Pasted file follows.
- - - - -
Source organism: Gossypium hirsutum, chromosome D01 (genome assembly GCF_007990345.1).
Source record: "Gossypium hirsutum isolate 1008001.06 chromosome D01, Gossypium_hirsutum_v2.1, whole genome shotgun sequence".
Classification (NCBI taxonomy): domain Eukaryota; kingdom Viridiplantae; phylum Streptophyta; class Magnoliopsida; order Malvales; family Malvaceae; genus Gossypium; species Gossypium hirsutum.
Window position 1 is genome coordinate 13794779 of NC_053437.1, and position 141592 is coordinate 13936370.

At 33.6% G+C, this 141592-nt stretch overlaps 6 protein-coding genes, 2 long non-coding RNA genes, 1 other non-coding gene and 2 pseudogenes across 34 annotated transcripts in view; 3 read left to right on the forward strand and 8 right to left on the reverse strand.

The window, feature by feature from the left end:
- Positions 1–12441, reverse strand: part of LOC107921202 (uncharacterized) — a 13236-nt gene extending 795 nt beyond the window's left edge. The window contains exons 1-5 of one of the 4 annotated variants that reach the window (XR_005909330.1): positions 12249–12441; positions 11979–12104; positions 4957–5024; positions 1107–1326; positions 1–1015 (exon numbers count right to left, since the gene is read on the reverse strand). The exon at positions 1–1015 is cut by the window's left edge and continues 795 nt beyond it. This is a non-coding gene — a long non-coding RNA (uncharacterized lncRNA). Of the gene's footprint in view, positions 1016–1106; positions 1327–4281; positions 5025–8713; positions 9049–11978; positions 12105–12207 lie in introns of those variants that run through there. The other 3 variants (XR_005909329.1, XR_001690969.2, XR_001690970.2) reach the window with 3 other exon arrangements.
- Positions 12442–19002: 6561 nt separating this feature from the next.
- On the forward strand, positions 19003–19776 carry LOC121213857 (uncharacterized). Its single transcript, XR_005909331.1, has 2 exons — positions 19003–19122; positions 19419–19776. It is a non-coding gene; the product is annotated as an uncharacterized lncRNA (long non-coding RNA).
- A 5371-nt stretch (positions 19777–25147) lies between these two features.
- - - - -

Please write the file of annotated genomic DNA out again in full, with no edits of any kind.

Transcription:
Source organism: Gossypium hirsutum, chromosome D01 (genome assembly GCF_007990345.1).
Source record: "Gossypium hirsutum isolate 1008001.06 chromosome D01, Gossypium_hirsutum_v2.1, whole genome shotgun sequence".
Classification (NCBI taxonomy): domain Eukaryota; kingdom Viridiplantae; phylum Streptophyta; class Magnoliopsida; order Malvales; family Malvaceae; genus Gossypium; species Gossypium hirsutum.
Window position 1 is genome coordinate 13794779 of NC_053437.1, and position 141592 is coordinate 13936370.

At 33.6% G+C, this 141592-nt stretch overlaps 6 protein-coding genes, 2 long non-coding RNA genes, 1 other non-coding gene and 2 pseudogenes across 34 annotated transcripts in view; 3 read left to right on the forward strand and 8 right to left on the reverse strand.

The window, feature by feature from the left end:
- Positions 1–12441, reverse strand: part of LOC107921202 (uncharacterized) — a 13236-nt gene extending 795 nt beyond the window's left edge. The window contains exons 1-5 of one of the 4 annotated variants that reach the window (XR_005909330.1): positions 12249–12441; positions 11979–12104; positions 4957–5024; positions 1107–1326; positions 1–1015 (exon numbers count right to left, since the gene is read on the reverse strand). The exon at positions 1–1015 is cut by the window's left edge and continues 795 nt beyond it. This is a non-coding gene — a long non-coding RNA (uncharacterized lncRNA). Of the gene's footprint in view, positions 1016–1106; positions 1327–4281; positions 5025–8713; positions 9049–11978; positions 12105–12207 lie in introns of those variants that run through there. The other 3 variants (XR_005909329.1, XR_001690969.2, XR_001690970.2) reach the window with 3 other exon arrangements.
- Positions 12442–19002: 6561 nt separating this feature from the next.
- On the forward strand, positions 19003–19776 carry LOC121213857 (uncharacterized). Its single transcript, XR_005909331.1, has 2 exons — positions 19003–19122; positions 19419–19776. It is a non-coding gene; the product is annotated as an uncharacterized lncRNA (long non-coding RNA).
- A 5371-nt stretch (positions 19777–25147) lies between these two features.